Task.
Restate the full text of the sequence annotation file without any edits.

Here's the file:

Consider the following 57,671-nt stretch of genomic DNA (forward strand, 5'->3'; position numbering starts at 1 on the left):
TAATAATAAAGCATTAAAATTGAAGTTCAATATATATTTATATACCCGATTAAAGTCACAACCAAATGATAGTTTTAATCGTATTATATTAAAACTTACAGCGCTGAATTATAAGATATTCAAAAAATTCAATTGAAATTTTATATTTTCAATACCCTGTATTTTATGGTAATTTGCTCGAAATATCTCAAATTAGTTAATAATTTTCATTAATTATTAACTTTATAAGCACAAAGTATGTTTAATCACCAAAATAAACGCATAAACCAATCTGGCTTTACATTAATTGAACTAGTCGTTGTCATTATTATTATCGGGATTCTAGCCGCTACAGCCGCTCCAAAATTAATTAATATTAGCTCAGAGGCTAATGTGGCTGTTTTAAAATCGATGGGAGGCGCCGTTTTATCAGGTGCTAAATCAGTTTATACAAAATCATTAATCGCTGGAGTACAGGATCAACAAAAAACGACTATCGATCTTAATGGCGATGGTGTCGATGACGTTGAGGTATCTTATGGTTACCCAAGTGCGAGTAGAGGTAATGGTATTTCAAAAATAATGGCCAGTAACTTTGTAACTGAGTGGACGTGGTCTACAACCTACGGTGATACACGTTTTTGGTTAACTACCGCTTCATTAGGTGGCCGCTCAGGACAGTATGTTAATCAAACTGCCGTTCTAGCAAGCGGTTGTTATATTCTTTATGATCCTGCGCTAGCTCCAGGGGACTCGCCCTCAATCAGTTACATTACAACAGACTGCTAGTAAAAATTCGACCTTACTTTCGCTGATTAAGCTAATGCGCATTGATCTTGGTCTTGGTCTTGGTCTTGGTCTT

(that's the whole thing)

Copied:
Consider the following 57,671-nt stretch of genomic DNA (forward strand, 5'->3'; position numbering starts at 1 on the left):
TAATAATAAAGCATTAAAATTGAAGTTCAATATATATTTATATACCCGATTAAAGTCACAACCAAATGATAGTTTTAATCGTATTATATTAAAACTTACAGCGCTGAATTATAAGATATTCAAAAAATTCAATTGAAATTTTATATTTTCAATACCCTGTATTTTATGGTAATTTGCTCGAAATATCTCAAATTAGTTAATAATTTTCATTAATTATTAACTTTATAAGCACAAAGTATGTTTAATCACCAAAATAAACGCATAAACCAATCTGGCTTTACATTAATTGAACTAGTCGTTGTCATTATTATTATCGGGATTCTAGCCGCTACAGCCGCTCCAAAATTAATTAATATTAGCTCAGAGGCTAATGTGGCTGTTTTAAAATCGATGGGAGGCGCCGTTTTATCAGGTGCTAAATCAGTTTATACAAAATCATTAATCGCTGGAGTACAGGATCAACAAAAAACGACTATCGATCTTAATGGCGATGGTGTCGATGACGTTGAGGTATCTTATGGTTACCCAAGTGCGAGTAGAGGTAATGGTATTTCAAAAATAATGGCCAGTAACTTTGTAACTGAGTGGACGTGGTCTACAACCTACGGTGATACACGTTTTTGGTTAACTACCGCTTCATTAGGTGGCCGCTCAGGACAGTATGTTAATCAAACTGCCGTTCTAGCAAGCGGTTGTTATATTCTTTATGATCCTGCGCTAGCTCCAGGGGACTCGCCCTCAATCAGTTACATTACAACAGACTGCTAGTAAAAATTCGACCTTACTTTCGCTGATTAAGCTAATGCGCATTGATCTTGGTCTTGGTCTTGGTCTTGGTCTT